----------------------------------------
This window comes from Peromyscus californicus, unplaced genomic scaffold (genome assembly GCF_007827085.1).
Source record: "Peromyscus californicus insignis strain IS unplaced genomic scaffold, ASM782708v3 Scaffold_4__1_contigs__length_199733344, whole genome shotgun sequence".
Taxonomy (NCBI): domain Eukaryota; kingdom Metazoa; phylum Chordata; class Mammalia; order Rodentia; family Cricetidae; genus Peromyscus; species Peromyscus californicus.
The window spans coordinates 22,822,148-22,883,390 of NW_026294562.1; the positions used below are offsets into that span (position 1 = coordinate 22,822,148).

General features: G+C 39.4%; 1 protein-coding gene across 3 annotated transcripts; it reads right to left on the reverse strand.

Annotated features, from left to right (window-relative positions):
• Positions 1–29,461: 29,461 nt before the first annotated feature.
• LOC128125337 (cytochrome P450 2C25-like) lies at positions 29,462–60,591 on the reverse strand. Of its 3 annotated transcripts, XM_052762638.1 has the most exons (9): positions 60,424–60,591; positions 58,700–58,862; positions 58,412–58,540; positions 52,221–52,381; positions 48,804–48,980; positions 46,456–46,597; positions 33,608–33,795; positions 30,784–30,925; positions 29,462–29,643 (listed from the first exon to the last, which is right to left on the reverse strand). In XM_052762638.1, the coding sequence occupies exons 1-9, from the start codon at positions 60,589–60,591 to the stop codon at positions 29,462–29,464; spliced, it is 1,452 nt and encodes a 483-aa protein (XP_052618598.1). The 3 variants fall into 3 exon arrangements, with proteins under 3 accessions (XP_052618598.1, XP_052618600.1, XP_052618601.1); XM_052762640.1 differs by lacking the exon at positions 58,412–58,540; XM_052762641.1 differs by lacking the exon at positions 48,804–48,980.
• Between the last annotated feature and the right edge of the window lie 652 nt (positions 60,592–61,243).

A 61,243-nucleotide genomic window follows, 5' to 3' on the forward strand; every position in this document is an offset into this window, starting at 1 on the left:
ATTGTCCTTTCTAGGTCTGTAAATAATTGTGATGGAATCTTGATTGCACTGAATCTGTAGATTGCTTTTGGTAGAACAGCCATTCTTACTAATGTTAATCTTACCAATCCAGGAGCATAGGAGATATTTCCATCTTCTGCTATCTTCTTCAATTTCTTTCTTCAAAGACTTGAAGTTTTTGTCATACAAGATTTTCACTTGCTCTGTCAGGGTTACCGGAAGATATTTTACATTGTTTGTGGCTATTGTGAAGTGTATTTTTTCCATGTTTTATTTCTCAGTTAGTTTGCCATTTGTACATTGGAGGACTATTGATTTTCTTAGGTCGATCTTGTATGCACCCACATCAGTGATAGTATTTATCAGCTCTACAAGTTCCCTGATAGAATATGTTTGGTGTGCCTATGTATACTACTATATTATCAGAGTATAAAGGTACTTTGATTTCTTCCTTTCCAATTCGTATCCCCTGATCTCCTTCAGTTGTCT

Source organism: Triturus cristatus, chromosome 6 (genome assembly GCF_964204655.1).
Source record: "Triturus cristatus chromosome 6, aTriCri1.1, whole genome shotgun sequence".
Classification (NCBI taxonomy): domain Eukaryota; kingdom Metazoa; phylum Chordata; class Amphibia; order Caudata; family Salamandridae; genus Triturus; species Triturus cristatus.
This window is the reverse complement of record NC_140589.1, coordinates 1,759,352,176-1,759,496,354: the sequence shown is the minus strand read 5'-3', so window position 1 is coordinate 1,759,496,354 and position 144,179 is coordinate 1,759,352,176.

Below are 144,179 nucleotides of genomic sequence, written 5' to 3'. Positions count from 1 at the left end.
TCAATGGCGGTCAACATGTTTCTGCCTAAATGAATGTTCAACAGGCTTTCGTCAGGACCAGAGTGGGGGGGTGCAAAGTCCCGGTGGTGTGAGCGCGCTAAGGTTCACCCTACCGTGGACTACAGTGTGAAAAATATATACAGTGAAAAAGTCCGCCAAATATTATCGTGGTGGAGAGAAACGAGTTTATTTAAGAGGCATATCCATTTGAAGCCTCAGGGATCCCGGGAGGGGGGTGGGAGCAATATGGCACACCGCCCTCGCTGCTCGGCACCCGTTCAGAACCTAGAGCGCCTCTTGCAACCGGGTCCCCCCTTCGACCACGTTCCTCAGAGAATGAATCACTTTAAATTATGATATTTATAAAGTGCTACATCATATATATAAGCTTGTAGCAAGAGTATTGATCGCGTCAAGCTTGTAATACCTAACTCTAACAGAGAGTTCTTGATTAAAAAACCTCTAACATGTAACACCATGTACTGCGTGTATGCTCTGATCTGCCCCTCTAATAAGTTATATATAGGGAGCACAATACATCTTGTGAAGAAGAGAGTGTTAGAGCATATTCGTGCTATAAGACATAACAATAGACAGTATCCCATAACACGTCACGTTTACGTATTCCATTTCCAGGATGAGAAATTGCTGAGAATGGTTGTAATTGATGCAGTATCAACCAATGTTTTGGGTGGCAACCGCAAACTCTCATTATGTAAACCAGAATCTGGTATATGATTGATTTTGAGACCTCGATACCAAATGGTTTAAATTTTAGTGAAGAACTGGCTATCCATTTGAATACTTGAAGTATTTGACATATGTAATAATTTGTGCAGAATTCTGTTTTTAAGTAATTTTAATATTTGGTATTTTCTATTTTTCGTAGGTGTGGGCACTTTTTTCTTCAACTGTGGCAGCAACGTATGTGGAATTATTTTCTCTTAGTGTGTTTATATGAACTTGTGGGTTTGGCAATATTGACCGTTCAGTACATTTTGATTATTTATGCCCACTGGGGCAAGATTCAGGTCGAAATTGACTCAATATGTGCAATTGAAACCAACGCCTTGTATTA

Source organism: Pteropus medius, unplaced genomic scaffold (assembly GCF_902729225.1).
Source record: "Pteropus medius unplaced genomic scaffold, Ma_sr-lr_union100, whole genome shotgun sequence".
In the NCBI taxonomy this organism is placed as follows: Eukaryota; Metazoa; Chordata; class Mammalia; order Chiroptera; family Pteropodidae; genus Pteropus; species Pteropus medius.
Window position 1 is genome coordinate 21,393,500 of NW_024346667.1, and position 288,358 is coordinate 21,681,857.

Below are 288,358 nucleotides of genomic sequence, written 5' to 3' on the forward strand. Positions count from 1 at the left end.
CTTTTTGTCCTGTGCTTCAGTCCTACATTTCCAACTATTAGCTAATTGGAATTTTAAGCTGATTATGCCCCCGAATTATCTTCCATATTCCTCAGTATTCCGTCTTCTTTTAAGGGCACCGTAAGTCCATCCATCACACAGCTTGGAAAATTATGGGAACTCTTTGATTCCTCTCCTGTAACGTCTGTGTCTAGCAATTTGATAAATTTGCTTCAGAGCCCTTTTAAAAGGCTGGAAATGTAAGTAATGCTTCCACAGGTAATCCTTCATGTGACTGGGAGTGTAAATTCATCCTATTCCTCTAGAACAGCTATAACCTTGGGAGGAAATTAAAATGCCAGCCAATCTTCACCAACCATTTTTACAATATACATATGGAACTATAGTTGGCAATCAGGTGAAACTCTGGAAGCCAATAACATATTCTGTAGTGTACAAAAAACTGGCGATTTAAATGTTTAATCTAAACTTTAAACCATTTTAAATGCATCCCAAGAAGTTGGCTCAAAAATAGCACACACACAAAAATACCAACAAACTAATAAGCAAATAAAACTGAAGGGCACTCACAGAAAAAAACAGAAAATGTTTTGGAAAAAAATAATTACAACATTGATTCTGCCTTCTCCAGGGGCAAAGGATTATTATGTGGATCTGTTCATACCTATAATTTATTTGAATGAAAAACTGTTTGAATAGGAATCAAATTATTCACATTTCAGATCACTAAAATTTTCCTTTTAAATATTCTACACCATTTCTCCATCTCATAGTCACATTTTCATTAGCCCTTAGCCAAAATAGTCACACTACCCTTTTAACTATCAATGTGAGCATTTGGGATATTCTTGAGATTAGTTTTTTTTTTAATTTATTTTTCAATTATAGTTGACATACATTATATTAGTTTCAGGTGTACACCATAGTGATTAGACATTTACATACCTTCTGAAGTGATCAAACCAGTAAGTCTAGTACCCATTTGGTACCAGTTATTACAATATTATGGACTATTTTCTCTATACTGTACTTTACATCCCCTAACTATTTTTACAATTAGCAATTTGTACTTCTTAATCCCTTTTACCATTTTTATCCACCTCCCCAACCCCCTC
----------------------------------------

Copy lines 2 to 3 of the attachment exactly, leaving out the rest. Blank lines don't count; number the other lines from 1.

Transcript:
Source record: "Peromyscus californicus insignis strain IS unplaced genomic scaffold, ASM782708v3 Scaffold_4__1_contigs__length_199733344, whole genome shotgun sequence".
Taxonomy (NCBI): domain Eukaryota; kingdom Metazoa; phylum Chordata; class Mammalia; order Rodentia; family Cricetidae; genus Peromyscus; species Peromyscus californicus.